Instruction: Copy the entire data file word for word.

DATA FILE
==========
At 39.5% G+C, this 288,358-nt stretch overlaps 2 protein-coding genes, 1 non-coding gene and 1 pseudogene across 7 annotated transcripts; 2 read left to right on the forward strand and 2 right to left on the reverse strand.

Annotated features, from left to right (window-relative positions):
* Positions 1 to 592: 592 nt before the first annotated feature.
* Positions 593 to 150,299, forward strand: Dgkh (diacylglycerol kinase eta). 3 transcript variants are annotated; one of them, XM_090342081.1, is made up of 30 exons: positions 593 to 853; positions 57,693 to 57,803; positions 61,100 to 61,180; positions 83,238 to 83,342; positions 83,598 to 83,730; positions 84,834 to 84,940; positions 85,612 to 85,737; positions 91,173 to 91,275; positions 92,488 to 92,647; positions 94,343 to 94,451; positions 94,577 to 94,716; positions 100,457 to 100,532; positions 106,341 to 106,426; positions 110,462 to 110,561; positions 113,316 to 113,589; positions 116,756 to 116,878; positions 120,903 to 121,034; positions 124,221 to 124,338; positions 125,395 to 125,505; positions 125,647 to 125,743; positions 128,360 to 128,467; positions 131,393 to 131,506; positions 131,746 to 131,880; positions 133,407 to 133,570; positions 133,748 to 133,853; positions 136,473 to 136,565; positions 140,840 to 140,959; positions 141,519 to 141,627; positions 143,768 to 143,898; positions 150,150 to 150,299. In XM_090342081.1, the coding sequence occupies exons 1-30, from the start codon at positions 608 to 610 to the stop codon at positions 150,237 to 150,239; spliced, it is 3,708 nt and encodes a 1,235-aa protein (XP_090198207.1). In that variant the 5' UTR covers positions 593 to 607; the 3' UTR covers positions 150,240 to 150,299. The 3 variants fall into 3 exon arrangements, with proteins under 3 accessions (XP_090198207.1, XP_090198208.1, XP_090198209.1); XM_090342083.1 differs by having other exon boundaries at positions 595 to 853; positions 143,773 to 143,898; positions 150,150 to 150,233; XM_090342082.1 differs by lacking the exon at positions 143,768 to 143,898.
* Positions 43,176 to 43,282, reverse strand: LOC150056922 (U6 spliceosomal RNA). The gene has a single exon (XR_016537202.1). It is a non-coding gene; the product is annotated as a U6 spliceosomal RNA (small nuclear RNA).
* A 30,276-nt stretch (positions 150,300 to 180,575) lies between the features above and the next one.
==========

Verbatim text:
At 39.5% G+C, this 288,358-nt stretch overlaps 2 protein-coding genes, 1 non-coding gene and 1 pseudogene across 7 annotated transcripts; 2 read left to right on the forward strand and 2 right to left on the reverse strand.

Annotated features, from left to right (window-relative positions):
* Positions 1 to 592: 592 nt before the first annotated feature.
* Positions 593 to 150,299, forward strand: Dgkh (diacylglycerol kinase eta). 3 transcript variants are annotated; one of them, XM_090342081.1, is made up of 30 exons: positions 593 to 853; positions 57,693 to 57,803; positions 61,100 to 61,180; positions 83,238 to 83,342; positions 83,598 to 83,730; positions 84,834 to 84,940; positions 85,612 to 85,737; positions 91,173 to 91,275; positions 92,488 to 92,647; positions 94,343 to 94,451; positions 94,577 to 94,716; positions 100,457 to 100,532; positions 106,341 to 106,426; positions 110,462 to 110,561; positions 113,316 to 113,589; positions 116,756 to 116,878; positions 120,903 to 121,034; positions 124,221 to 124,338; positions 125,395 to 125,505; positions 125,647 to 125,743; positions 128,360 to 128,467; positions 131,393 to 131,506; positions 131,746 to 131,880; positions 133,407 to 133,570; positions 133,748 to 133,853; positions 136,473 to 136,565; positions 140,840 to 140,959; positions 141,519 to 141,627; positions 143,768 to 143,898; positions 150,150 to 150,299. In XM_090342081.1, the coding sequence occupies exons 1-30, from the start codon at positions 608 to 610 to the stop codon at positions 150,237 to 150,239; spliced, it is 3,708 nt and encodes a 1,235-aa protein (XP_090198207.1). In that variant the 5' UTR covers positions 593 to 607; the 3' UTR covers positions 150,240 to 150,299. The 3 variants fall into 3 exon arrangements, with proteins under 3 accessions (XP_090198207.1, XP_090198208.1, XP_090198209.1); XM_090342083.1 differs by having other exon boundaries at positions 595 to 853; positions 143,773 to 143,898; positions 150,150 to 150,233; XM_090342082.1 differs by lacking the exon at positions 143,768 to 143,898.
* Positions 43,176 to 43,282, reverse strand: LOC150056922 (U6 spliceosomal RNA). The gene has a single exon (XR_016537202.1). It is a non-coding gene; the product is annotated as a U6 spliceosomal RNA (small nuclear RNA).
* A 30,276-nt stretch (positions 150,300 to 180,575) lies between the features above and the next one.